It says something about today’s Republican Party that one of its most powerful members is the governor of the poorest state in the country. Mississippi has been the poorest state in the country for a long time, and after six years with Haley Barbour in the governor’s mansion it’s still the poorest state in the country.
Yet Haley Barbour is considered a great success as governor. This is mostly because of Karl Rove’s political exploitation of Hurricane Katrina — the White House made sure the Democratic governor of Louisiana looked like a failure after Katrina, while the Republican governor of Mississippi smelled like a rose But let’s go on.
Barbour strongly opposes reproductive rights and has put a lot of time and energy into enforcing every restriction on abortion the courts will allow, and probably a few the courts wouldn’t allow if the law were challenged. Yet for years Mississippi has been at the top or near the top in state rankings for infant mortality, a a fact that eludes Barbour’s attention.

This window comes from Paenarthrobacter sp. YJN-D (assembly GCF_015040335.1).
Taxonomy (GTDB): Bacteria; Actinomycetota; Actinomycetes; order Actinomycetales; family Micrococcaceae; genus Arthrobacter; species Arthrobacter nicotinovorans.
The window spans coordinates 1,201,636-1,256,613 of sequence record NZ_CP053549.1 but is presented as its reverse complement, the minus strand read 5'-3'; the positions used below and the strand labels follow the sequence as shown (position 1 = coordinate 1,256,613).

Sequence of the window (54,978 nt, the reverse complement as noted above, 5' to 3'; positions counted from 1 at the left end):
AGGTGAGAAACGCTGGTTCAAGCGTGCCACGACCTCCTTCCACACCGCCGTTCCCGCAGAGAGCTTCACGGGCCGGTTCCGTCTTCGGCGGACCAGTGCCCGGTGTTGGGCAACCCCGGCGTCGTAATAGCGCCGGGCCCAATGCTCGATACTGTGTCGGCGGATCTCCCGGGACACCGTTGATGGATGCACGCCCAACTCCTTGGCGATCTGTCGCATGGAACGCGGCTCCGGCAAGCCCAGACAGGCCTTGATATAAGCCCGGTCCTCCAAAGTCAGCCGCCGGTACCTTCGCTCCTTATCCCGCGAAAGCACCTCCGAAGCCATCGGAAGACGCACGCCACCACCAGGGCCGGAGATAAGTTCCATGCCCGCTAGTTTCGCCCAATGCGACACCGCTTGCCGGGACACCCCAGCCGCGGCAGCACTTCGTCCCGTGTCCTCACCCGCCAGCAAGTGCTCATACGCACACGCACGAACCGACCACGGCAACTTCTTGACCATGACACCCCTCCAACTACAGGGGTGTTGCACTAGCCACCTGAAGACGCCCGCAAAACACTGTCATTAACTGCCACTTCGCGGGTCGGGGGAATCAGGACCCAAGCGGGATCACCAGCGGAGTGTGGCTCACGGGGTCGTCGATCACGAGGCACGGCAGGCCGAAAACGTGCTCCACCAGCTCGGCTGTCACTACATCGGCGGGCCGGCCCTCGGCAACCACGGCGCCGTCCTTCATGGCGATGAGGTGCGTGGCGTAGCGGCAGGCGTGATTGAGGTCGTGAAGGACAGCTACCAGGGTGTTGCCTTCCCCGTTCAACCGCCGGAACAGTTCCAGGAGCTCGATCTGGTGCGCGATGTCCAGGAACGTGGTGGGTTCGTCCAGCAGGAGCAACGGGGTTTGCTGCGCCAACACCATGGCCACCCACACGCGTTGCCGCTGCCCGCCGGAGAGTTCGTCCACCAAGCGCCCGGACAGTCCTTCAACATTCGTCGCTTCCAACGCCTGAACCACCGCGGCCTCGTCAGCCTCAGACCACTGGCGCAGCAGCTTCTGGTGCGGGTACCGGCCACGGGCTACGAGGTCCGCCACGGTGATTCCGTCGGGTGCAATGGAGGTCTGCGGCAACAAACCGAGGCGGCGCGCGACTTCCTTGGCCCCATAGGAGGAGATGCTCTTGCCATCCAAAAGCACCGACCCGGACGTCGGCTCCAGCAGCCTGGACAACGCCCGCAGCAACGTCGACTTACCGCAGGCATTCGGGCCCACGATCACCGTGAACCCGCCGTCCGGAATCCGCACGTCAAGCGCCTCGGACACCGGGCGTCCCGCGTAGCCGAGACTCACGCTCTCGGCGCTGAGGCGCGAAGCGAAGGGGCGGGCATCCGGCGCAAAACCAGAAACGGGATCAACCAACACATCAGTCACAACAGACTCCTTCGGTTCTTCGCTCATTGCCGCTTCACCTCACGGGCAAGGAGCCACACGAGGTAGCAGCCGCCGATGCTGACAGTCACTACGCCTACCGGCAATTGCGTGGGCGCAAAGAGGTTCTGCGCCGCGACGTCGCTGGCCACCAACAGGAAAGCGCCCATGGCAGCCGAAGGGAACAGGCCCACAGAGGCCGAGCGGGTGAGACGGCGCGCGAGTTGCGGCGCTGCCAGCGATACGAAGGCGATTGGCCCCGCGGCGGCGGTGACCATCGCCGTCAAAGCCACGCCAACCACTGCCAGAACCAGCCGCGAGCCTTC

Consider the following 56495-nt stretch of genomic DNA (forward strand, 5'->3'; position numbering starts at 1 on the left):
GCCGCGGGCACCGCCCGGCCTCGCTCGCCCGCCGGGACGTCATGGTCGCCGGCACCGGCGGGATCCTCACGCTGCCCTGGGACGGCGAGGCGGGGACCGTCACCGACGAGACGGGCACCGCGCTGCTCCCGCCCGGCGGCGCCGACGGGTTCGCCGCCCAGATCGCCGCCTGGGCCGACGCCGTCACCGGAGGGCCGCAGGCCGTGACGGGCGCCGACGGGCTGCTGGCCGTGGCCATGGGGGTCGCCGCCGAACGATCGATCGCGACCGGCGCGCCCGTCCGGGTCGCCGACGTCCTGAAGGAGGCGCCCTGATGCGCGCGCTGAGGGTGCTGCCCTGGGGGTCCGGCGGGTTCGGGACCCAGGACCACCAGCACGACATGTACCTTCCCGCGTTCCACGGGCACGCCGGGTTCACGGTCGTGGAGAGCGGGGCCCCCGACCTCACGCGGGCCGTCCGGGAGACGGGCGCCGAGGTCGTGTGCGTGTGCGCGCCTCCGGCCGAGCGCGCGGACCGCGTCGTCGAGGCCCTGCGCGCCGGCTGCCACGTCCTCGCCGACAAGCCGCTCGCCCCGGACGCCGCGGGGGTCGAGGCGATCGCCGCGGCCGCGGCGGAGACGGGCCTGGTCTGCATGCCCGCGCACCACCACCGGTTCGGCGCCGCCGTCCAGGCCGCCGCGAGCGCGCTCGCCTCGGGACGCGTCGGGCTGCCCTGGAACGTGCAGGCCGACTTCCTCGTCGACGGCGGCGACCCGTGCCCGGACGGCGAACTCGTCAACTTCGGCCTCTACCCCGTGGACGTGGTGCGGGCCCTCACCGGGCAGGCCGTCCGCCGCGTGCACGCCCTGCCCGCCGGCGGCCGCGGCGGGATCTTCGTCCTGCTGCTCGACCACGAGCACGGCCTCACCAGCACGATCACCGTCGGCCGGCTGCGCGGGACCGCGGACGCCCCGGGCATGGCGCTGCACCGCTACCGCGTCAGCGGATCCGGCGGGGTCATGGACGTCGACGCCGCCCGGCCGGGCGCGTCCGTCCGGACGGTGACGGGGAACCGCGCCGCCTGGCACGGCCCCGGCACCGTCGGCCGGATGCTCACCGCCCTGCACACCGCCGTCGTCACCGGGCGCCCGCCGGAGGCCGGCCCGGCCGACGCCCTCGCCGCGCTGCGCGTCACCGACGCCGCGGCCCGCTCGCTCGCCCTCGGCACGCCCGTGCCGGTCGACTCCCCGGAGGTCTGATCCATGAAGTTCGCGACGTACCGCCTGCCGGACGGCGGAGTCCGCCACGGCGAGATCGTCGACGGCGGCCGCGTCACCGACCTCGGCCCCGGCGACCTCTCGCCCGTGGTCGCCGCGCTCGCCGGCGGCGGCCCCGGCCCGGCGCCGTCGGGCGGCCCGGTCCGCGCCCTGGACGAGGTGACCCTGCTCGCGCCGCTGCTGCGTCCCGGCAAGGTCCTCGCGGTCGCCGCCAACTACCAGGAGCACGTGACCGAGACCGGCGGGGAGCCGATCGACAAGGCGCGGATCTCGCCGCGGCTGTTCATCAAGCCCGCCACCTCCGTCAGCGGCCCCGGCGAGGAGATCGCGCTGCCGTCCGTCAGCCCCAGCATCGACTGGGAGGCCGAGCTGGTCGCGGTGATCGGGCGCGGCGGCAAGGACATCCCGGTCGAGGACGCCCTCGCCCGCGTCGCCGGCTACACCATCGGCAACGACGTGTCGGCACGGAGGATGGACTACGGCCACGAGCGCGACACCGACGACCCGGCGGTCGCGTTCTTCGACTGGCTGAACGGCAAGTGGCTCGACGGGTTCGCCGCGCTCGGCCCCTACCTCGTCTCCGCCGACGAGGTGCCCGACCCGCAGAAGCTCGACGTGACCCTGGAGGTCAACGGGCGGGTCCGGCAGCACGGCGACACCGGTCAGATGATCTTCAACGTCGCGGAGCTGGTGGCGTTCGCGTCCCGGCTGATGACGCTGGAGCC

As bad as it was when Barbour took office in 2004, under his tenure the infant mortality rates in Mississippi got worse.
Mississippi citizens enjoy the worst health care system in the nation, according to the Commonwealth Fund. It comes in at number 51, behind every other state and the District of Columbia. Mississippians are more likely to die for lack of medical care than are the residents of any other state (plus the District of Columbia), the Commonwealth Fund says.
But according to Gov. Barbour’s website, there was a health care crisis when Barbour took office, but Barbour fixed it. He did this by jamming through legislation that provides doctors and hospitals substantial protection from lawsuits and also by finding ways to kick thousands of people off of Medicaid (in the poorest state in the country, mind you). There — problem solved. Mississippians are more likely to die preventable deaths than residents of any other state, but that is not a problem to Gov. Barbour.
Recently Barbour defended Virginia’s Confederate History Month, in particular the original proclamation that left out the little issue of slavery. If the governor doesn’t think slavery was an important issue to Mississippi when the state chose to secede from the Union in 1861, he should read the “declaration of causes” document drawn up by the state’s secession convention.
In short, Barbour is the quintessential Republican; a Republican’s Republican, if you will. He exists entirely to protect the rich and oppress the poor, and he calls that “governing.”